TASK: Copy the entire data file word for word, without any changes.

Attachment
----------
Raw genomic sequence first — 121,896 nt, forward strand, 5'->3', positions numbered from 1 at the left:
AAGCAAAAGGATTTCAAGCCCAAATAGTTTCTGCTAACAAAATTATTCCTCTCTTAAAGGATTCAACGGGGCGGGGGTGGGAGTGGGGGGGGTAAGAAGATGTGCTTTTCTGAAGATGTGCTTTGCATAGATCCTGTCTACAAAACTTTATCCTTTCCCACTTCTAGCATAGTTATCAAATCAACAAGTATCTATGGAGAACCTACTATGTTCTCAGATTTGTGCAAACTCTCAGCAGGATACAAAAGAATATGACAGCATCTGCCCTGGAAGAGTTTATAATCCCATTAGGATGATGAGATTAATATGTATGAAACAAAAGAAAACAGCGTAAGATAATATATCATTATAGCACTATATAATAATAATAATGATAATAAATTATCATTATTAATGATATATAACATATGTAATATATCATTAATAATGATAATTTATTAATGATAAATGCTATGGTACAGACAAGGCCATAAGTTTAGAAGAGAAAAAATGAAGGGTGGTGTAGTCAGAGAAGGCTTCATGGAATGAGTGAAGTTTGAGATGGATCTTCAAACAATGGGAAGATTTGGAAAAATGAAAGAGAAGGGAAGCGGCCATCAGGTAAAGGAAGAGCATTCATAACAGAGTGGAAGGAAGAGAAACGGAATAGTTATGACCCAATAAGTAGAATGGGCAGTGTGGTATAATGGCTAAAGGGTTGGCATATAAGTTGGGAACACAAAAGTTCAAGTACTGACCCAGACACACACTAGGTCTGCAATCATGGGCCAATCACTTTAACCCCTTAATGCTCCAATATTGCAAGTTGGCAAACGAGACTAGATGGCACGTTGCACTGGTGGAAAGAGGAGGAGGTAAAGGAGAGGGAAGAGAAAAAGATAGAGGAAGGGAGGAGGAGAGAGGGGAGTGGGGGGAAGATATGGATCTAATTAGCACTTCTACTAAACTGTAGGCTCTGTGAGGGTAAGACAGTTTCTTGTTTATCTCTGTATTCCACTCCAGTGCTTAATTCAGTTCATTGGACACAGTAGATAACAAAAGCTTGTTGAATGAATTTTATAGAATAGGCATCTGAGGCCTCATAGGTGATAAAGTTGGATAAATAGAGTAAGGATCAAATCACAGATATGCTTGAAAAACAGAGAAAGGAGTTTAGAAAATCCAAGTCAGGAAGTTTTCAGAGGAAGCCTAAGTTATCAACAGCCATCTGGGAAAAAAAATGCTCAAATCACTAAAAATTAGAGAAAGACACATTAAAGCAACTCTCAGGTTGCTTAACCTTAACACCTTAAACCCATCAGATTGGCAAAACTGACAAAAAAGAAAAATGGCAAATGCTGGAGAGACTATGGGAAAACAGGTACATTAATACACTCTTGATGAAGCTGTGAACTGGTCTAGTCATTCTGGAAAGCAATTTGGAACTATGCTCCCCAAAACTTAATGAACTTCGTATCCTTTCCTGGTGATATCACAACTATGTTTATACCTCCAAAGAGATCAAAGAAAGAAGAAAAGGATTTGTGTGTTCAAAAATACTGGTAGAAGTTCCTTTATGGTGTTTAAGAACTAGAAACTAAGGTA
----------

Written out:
Raw genomic sequence first — 121,896 nt, forward strand, 5'->3', positions numbered from 1 at the left:
AAGCAAAAGGATTTCAAGCCCAAATAGTTTCTGCTAACAAAATTATTCCTCTCTTAAAGGATTCAACGGGGCGGGGGTGGGAGTGGGGGGGGTAAGAAGATGTGCTTTTCTGAAGATGTGCTTTGCATAGATCCTGTCTACAAAACTTTATCCTTTCCCACTTCTAGCATAGTTATCAAATCAACAAGTATCTATGGAGAACCTACTATGTTCTCAGATTTGTGCAAACTCTCAGCAGGATACAAAAGAATATGACAGCATCTGCCCTGGAAGAGTTTATAATCCCATTAGGATGATGAGATTAATATGTATGAAACAAAAGAAAACAGCGTAAGATAATATATCATTATAGCACTATATAATAATAATAATGATAATAAATTATCATTATTAATGATATATAACATATGTAATATATCATTAATAATGATAATTTATTAATGATAAATGCTATGGTACAGACAAGGCCATAAGTTTAGAAGAGAAAAAATGAAGGGTGGTGTAGTCAGAGAAGGCTTCATGGAATGAGTGAAGTTTGAGATGGATCTTCAAACAATGGGAAGATTTGGAAAAATGAAAGAGAAGGGAAGCGGCCATCAGGTAAAGGAAGAGCATTCATAACAGAGTGGAAGGAAGAGAAACGGAATAGTTATGACCCAATAAGTAGAATGGGCAGTGTGGTATAATGGCTAAAGGGTTGGCATATAAGTTGGGAACACAAAAGTTCAAGTACTGACCCAGACACACACTAGGTCTGCAATCATGGGCCAATCACTTTAACCCCTTAATGCTCCAATATTGCAAGTTGGCAAACGAGACTAGATGGCACGTTGCACTGGTGGAAAGAGGAGGAGGTAAAGGAGAGGGAAGAGAAAAAGATAGAGGAAGGGAGGAGGAGAGAGGGGAGTGGGGGGAAGATATGGATCTAATTAGCACTTCTACTAAACTGTAGGCTCTGTGAGGGTAAGACAGTTTCTTGTTTATCTCTGTATTCCACTCCAGTGCTTAATTCAGTTCATTGGACACAGTAGATAACAAAAGCTTGTTGAATGAATTTTATAGAATAGGCATCTGAGGCCTCATAGGTGATAAAGTTGGATAAATAGAGTAAGGATCAAATCACAGATATGCTTGAAAAACAGAGAAAGGAGTTTAGAAAATCCAAGTCAGGAAGTTTTCAGAGGAAGCCTAAGTTATCAACAGCCATCTGGGAAAAAAAATGCTCAAATCACTAAAAATTAGAGAAAGACACATTAAAGCAACTCTCAGGTTGCTTAACCTTAACACCTTAAACCCATCAGATTGGCAAAACTGACAAAAAAGAAAAATGGCAAATGCTGGAGAGACTATGGGAAAACAGGTACATTAATACACTCTTGATGAAGCTGTGAACTGGTCTAGTCATTCTGGAAAGCAATTTGGAACTATGCTCCCCAAAACTTAATGAACTTCGTATCCTTTCCTGGTGATATCACAACTATGTTTATACCTCCAAAGAGATCAAAGAAAGAAGAAAAGGATTTGTGTGTTCAAAAATACTGGTAGAAGTTCCTTTATGGTGTTTAAGAACTAGAAACTAAGGTA